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Monday, June 28, 2010

Test yourself puzzle: Improve at Chess thanks to Hector-Timman

Hello Everyone!

Here is a nice middlegame chess puzzle. When you have nothing to do in middlegame, finding the right plan can be very difficult.

Sometimes, you make a move without being too sure. Certainly, a bad plan is better than no plan at all. But if you practice enough, you will be able to come up with good planning in your middlegame.

Look at the following puzzle and decide which would be the best move for White.

Position after 23. ... Ke8

Make an assessment of the position and see which of the following plans is the best.
  • Black's Queenside pawn weakness is compensated by the advantage of double Bishops. There is no way of making real progress but 24. Qf2 looks nice as Black must guard his isolated c-pawn.
  • An infiltration on d6 with the Bishop is possible so 24. Bf4 seems most logical. In this way White can get rid of one of Black's Bishops and then focus on the isolated pawns.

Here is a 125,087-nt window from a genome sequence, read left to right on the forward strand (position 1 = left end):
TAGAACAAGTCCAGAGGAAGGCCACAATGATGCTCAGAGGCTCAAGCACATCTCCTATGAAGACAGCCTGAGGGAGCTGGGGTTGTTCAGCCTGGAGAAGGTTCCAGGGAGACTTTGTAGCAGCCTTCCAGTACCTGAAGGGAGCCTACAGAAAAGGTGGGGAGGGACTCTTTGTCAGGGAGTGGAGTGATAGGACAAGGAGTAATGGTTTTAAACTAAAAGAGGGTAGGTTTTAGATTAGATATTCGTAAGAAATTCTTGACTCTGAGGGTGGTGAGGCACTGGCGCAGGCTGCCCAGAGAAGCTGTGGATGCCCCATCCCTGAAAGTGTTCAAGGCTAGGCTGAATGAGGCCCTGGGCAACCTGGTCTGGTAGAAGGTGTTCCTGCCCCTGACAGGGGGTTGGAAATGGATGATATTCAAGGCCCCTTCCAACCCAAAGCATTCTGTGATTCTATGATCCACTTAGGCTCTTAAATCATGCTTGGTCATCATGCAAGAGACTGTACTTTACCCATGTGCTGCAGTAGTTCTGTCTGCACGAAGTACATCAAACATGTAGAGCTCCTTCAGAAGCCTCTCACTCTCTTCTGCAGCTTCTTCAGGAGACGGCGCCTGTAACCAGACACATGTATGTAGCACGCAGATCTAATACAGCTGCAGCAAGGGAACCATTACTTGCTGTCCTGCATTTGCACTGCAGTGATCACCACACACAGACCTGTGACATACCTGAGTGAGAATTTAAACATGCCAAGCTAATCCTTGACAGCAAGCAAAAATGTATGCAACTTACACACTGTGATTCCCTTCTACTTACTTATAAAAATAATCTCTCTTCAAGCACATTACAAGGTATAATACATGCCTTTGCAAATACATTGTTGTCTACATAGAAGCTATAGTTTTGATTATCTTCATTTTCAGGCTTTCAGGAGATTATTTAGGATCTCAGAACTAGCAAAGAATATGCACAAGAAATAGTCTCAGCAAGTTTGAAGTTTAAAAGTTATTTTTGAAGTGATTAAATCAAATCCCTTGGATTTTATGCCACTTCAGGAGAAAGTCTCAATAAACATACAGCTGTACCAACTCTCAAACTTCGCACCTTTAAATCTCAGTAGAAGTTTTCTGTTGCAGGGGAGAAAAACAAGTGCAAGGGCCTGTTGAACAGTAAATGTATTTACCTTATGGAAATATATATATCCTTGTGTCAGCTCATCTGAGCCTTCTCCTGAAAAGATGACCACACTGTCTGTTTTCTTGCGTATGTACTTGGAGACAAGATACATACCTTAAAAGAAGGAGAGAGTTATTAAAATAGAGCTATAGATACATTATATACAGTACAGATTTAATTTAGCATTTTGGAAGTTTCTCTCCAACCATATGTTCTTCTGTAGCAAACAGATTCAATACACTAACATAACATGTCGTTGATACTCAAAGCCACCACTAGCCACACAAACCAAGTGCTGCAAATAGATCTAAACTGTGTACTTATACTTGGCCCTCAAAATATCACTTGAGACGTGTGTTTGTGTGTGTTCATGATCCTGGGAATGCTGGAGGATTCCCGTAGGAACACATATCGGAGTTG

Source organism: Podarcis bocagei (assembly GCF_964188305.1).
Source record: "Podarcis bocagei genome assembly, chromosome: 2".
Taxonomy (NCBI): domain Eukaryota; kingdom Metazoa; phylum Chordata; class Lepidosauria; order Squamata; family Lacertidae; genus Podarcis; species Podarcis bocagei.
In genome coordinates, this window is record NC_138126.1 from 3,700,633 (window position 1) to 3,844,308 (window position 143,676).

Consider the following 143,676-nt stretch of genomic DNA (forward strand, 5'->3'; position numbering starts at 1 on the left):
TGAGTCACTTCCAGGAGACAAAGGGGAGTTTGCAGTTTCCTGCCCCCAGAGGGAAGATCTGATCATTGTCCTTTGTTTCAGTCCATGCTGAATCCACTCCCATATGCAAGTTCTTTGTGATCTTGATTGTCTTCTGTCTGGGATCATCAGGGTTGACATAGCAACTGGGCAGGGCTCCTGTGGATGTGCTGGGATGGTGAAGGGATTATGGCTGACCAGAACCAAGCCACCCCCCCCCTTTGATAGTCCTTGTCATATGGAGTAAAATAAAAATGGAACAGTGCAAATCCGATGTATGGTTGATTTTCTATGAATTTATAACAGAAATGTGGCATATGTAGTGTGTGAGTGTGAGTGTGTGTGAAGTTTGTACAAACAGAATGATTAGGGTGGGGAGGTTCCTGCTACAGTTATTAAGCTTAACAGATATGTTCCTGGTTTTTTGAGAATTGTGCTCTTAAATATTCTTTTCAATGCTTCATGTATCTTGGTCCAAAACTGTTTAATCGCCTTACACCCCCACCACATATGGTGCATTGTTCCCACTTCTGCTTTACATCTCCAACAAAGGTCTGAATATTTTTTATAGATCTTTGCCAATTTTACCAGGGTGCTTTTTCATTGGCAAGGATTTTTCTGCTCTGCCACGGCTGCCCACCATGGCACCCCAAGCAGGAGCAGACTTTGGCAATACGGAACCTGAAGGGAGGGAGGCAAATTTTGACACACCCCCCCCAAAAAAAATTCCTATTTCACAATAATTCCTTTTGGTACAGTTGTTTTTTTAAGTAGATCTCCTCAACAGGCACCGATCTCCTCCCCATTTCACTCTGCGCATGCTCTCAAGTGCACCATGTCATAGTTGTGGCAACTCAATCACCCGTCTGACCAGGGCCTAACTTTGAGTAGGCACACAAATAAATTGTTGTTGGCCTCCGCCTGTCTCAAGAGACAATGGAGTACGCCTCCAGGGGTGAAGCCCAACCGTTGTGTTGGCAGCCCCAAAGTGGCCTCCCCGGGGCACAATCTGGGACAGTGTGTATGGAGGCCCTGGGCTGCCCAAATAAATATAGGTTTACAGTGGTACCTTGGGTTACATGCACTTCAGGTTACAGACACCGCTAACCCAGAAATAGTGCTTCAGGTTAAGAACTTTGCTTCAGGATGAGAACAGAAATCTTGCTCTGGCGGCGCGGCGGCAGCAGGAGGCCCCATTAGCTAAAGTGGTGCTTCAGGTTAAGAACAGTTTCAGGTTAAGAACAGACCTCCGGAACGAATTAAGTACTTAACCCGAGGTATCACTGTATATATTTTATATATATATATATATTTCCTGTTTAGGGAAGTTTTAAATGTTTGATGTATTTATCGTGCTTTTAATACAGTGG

• Black is all tied up in protecting his pawns on the Queenside. So, White can run his Knight to a better position in the centre or on the Kingside by 24. Nc3.
  • White's advantage is his Queenside pawn majority so he should try and create a passed pawn. The best strategy is to go for 24. a3.
  • White has a good Queenside infiltration possible via b6 square so why not begin by Qa5?
------ Think a little before looking at the answer --------

Black does have the two Bishops but the f3 pawn is holding up against any attack on the b7-g2 diagonal. Exchanging one of the Bishops would significantly expose Black's weakness of pawns on the Queenside so, the exchanging of the Bishops seems the best possible option in this situation. This is how the game proceeded.

Hector-Timman, Malmo, 2003

24. Bf4 Bf8
25. h4 Be7
26. h5 f6?!
27. Bd6 e5
28. Nxc5 Bxd6
29. Nxb7 Be7
30. Nd6+ Bxd6
31. Rxd6 Qb7
32. Qa5 Qa7+
33. Qb6 1-0

Hope you enjoyed this nice middlegame study.

From Alexandra Kosteniuk's
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